You are here:
Finalizing the Libby Action Plan Research Program
Gwinn, M., D. Berry, A. Kirk, T. Bateson, B. Benson, S. Gavett, A. Jarabek, L. Kopylev, D. Bussard, R. Hines, D. McKean, AND M. Scozzafava. Finalizing the Libby Action Plan Research Program. Johnson Conference, Burlington, Vermont, July 31 - August 04, 2017.
This presentation is on the final report of the Libby Action Plan, which describes the US EPA’s research and accomplishments related to the Libby Action Plan (LAP). The LAP informed critical data gaps related to the health effects of Libby Amphibole asbestos exposure, and with the completion of the LAP, the Agency was able to assure the residents of Libby, MT that the EPA removal/remedial actions were based on solid research/science and that the cleanup is protective of human health.
Libby, Montana is the location of a former vermiculite mine that operated from 1923 to 1990. The vermiculite ore from the mine co-existed with amphibole asbestos, referred to as Libby Amphibole Asbestos (LAA). Combined with the cessation of the asbestos mining and processing operations, there has been significant progress in reducing the exposure to LAA in Libby, Montana. In 2009, the U.S Environmental Protection Agency (EPA) jointly with the Department of Health and Human Services (DHHS) declared a public health emergency in Libby due to observed asbestos-related health effects in the region. As part of this effort, the EPA led a cross-agency research program that conducted analytical, toxicological, and epidemiological research on the health effects of asbestos at the Libby Asbestos Superfund Site (Libby Site) in Libby, Montana. The Libby Action Plan (LAP) was initiated in 2007 to support the site-specific risk assessment for the Libby Site. The goal of the LAP research program was to explore the health effects of LAA, and determine toxicity information specific to LAA in order to accurately inform a human health risk assessment at the Libby Site. LAP research informed data gaps related to the health effects of exposure to LAA, particularly related to specific mechanisms of fiber dosimetry and toxicity (e.g., inflammatory responses), as well as investigated disease progression in exposed populations and advanced asbestos analytical techniques. This work included the derivation of a LAA-specific Inhalation Unit Risk (IUR) for cancer risk evaluation and Reference Concentration (RfC), the latter being the first non-cancer risk estimate for any form of asbestos. The research sponsored under this plan has been, and continues to be, used to support the site-specific assessment and cleanup work at Libby and Libby daughter sites. The sponsored research has also made invaluable contributions to our understanding of the health risks posed by amphibole asbestos.DISCLAIMER: The views expressed in this commentary are those of the authors and do not necessarily represent the views and/or policies of the U.S. Environmental Protection Agency.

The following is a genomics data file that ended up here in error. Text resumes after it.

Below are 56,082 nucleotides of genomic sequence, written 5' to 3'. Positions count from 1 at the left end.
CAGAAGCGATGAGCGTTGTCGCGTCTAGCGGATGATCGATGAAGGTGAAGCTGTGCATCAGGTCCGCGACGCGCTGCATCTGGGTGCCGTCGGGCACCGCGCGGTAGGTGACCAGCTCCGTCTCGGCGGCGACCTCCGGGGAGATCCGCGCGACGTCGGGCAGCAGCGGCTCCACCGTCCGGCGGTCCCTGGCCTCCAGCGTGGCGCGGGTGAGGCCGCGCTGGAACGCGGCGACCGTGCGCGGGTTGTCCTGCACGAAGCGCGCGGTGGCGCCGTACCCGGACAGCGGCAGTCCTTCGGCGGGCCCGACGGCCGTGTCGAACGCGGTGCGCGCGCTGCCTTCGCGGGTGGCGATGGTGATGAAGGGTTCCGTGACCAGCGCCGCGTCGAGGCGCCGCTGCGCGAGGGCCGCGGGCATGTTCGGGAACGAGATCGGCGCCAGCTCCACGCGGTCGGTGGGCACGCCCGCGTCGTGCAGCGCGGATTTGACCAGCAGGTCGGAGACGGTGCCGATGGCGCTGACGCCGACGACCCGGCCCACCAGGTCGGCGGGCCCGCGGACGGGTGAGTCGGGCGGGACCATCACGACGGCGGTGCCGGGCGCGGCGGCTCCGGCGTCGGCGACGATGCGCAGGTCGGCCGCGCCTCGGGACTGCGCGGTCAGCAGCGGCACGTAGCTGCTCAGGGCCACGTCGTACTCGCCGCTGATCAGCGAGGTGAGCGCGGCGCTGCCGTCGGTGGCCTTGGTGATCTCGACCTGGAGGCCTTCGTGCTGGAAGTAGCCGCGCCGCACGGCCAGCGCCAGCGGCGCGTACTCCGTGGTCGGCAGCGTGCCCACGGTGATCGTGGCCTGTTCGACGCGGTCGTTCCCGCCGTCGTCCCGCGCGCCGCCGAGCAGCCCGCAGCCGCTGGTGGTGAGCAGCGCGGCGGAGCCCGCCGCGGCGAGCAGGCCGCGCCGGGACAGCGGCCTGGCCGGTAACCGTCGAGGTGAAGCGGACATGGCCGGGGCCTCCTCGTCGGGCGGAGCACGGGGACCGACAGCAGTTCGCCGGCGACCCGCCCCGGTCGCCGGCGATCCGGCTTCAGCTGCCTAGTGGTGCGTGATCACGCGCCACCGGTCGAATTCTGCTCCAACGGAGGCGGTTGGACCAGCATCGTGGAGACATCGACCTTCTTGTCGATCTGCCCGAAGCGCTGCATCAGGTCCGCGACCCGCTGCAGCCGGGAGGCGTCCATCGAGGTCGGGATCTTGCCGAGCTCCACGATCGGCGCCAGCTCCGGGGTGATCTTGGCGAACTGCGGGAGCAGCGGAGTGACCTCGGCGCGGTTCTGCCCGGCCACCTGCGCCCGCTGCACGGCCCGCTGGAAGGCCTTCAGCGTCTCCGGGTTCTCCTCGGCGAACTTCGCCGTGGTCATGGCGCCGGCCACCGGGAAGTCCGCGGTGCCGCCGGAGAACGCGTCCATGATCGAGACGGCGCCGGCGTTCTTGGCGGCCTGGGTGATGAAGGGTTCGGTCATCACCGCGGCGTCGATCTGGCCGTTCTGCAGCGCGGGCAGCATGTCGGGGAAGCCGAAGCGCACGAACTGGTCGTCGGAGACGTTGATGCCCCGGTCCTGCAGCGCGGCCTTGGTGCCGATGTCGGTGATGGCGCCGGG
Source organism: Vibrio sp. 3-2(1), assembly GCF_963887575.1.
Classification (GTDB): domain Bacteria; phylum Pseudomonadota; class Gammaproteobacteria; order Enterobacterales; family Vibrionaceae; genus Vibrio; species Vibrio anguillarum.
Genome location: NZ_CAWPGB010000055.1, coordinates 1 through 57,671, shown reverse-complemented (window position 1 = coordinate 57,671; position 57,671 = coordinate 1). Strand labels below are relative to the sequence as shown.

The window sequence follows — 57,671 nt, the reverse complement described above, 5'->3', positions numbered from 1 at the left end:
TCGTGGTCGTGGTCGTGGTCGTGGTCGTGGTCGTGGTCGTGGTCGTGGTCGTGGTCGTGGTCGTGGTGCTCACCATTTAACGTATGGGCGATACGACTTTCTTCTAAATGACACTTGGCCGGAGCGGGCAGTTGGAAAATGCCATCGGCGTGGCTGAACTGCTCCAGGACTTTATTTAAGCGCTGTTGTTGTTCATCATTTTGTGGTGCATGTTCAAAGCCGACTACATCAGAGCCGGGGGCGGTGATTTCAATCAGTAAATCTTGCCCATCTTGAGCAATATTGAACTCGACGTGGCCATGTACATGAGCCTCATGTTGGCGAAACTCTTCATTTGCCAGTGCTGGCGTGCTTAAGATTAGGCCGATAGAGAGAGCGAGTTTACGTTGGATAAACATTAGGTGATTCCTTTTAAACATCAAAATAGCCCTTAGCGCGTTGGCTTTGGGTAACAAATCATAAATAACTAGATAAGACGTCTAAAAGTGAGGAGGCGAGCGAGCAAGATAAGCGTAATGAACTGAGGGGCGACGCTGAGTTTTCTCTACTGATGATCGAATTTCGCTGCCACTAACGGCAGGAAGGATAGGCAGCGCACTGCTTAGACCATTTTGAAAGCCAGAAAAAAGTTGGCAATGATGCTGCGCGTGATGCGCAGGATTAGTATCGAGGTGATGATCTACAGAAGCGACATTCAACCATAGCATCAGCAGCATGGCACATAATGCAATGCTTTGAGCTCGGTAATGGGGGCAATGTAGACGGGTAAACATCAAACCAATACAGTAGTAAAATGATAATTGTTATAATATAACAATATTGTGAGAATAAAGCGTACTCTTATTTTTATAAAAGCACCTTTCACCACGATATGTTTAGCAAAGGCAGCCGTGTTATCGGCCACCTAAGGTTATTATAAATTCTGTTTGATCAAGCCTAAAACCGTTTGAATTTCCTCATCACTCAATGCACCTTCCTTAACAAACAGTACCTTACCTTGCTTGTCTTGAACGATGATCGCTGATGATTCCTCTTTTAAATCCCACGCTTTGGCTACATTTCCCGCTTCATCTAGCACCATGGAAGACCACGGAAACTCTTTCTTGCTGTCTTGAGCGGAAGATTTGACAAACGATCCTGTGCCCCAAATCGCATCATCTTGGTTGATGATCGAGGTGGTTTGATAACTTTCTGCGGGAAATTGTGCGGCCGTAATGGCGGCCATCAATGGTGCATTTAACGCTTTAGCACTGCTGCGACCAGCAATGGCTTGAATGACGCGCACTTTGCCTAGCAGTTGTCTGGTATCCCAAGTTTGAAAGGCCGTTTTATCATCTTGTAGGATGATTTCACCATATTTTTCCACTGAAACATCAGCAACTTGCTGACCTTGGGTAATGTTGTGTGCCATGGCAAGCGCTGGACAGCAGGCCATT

URLs/Downloads:LAP SUMMARY PRESENTATION - 2017FINAL.PPTX
Record Details:Record Type: DOCUMENT (PRESENTATION/SLIDE)
Organization:U.S. ENVIRONMENTAL PROTECTION AGENCY
OFFICE OF RESEARCH AND DEVELOPMENT
IMMEDIATE OFFICE (AA)
IMMEDIATE OFFICE OF ASSISTANT ADMINISTRATOR